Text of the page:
Abstract Aims Urgent revascularization is the mainstay of treatment in acute coronary syndrome (ACS) related cardiogenic shock (CS). The aim was to investigate the association of angiographic results with 90-day mortality. Procedural complications of percutaneous coronary intervention (PCI) were also examined. Methods and results This CardShock (NCT01374867) substudy included 158 patients with ACS aetiology and data on coronary angiography and complications during PCI procedure. Survival analysis was conducted with Kaplan?Meier curves and Cox regression analysis. Median age was 67 ± 11 years, and 77% were men. During 90-day follow-up, 66 (42%) patients died. Patients with one-vessel disease (n = 49) had lower mortality than patients with two-vessel (n = 59) or three-vessel (n = 50) disease (25% vs. 48% vs. 52%, P = 0.011). Successful revascularization [Thrombolysis in Myocardial Infarction (TIMI) Flow 3 post-PCI) was achieved more often in survivors than non-survivors (81% vs. 60%, P = 0.019). The median symptom-to-balloon time was 340 (196?660) minutes, with no difference between survivors and non-survivors. In multivariable mortality analysis, multivessel disease (HR 2.59, CI95% 1.29?5.18) and TIMI flow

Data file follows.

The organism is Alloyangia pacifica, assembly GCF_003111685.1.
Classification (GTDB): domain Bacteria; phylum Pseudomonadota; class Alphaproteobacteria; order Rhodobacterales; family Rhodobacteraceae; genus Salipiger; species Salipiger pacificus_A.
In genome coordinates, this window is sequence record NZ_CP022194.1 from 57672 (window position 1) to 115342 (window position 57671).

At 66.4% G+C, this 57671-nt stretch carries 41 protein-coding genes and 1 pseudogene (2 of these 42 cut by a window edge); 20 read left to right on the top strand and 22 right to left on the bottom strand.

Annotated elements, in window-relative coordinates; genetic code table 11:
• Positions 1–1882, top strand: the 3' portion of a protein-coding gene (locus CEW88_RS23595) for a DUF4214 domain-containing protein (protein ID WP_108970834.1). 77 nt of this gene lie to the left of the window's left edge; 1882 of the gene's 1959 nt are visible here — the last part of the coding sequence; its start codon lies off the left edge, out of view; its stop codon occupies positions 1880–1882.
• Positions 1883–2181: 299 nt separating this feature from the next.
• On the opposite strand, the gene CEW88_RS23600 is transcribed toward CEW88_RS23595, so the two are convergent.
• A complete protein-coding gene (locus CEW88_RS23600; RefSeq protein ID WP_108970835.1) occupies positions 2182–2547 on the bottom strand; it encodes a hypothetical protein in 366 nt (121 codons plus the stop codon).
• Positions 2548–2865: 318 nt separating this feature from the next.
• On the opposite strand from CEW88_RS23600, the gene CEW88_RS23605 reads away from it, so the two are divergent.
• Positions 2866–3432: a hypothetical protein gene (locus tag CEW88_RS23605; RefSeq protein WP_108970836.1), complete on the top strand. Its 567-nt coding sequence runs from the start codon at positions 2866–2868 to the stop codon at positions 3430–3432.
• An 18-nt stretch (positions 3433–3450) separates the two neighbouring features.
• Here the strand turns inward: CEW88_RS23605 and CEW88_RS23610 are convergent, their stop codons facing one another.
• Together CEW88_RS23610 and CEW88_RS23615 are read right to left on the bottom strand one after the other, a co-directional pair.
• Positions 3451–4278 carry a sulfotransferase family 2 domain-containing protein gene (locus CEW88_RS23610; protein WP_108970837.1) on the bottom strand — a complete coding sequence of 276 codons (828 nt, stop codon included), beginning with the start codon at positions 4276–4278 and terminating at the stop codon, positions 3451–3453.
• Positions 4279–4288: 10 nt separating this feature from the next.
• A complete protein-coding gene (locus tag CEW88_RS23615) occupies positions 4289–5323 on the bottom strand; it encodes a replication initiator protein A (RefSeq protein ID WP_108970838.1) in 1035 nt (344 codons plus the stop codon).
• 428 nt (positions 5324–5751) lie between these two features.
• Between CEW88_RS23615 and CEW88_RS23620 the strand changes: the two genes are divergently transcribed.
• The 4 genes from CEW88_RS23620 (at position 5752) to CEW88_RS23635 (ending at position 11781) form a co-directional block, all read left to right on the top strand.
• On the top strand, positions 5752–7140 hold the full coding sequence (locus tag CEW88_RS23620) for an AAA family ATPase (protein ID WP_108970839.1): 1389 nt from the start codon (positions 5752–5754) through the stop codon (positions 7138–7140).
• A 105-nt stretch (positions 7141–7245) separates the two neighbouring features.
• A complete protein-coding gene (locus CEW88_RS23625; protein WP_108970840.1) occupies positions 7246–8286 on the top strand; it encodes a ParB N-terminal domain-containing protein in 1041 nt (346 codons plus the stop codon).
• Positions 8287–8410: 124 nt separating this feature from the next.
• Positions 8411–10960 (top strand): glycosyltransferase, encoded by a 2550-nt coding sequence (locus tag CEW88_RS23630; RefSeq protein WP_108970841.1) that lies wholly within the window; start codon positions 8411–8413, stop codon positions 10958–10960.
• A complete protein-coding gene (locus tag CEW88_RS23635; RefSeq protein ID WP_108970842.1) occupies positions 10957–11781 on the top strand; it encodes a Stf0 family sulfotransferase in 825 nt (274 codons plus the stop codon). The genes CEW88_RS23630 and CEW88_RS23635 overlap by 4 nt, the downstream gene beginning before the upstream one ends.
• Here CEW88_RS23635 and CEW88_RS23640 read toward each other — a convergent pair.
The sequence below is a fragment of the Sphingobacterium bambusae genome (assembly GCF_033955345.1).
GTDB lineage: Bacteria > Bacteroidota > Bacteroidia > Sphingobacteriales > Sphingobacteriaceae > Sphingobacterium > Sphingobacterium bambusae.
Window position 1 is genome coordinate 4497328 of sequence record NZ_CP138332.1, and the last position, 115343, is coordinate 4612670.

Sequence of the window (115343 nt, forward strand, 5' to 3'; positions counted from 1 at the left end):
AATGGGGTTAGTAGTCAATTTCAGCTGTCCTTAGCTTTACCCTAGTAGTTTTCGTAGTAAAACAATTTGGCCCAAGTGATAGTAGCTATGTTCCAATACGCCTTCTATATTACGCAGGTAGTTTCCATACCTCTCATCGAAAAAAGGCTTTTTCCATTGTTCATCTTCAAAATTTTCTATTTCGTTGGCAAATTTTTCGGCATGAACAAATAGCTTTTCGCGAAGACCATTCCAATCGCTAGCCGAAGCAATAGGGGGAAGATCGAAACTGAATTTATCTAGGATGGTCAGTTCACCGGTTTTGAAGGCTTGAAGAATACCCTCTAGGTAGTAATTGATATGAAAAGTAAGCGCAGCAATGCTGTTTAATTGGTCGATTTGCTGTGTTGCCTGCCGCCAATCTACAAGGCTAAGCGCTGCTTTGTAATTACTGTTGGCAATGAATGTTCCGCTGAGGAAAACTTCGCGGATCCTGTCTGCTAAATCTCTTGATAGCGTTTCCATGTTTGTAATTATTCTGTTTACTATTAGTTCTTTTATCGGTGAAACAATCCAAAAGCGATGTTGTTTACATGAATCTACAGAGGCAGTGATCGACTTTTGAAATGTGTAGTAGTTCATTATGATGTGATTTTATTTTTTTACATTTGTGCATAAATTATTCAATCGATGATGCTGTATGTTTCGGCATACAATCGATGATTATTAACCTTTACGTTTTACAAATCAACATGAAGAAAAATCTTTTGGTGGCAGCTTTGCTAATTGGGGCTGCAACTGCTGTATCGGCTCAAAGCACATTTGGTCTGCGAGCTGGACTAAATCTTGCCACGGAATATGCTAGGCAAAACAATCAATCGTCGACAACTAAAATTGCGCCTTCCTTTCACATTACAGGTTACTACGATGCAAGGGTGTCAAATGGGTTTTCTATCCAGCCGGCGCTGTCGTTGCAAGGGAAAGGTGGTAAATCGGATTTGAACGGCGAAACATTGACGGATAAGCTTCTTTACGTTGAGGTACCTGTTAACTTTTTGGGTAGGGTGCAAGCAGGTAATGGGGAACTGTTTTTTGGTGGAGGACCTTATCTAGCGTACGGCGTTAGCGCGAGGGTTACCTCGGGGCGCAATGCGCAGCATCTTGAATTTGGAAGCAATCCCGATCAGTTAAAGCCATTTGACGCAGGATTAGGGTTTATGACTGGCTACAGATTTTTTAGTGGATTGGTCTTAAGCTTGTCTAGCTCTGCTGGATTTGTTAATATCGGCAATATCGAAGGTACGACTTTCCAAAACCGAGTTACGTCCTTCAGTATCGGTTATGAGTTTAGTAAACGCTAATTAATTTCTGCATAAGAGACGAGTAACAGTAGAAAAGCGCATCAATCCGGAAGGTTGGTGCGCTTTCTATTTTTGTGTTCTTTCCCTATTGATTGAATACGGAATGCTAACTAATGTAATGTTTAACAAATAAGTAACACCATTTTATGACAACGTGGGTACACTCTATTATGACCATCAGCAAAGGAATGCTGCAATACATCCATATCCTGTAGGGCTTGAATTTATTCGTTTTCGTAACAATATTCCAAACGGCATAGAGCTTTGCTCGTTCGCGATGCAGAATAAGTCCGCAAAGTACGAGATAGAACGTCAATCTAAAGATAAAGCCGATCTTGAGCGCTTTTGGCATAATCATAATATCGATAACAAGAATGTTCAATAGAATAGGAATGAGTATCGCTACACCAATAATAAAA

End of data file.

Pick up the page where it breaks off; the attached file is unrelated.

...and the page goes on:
• Rueda, Ferran; Borras, Eva; Garcia-Garcia, Cosme; Iborra-Egea, Oriol; Revuelta-Lopez, Elena; Harjola, Veli-Pekka; Cediel, German; Lassus, Johan; Tarvasmäki, Tuukka; Mebazaa, Alexandre; Sabido, Eduard; Bayes-Genis, Antoni (2019)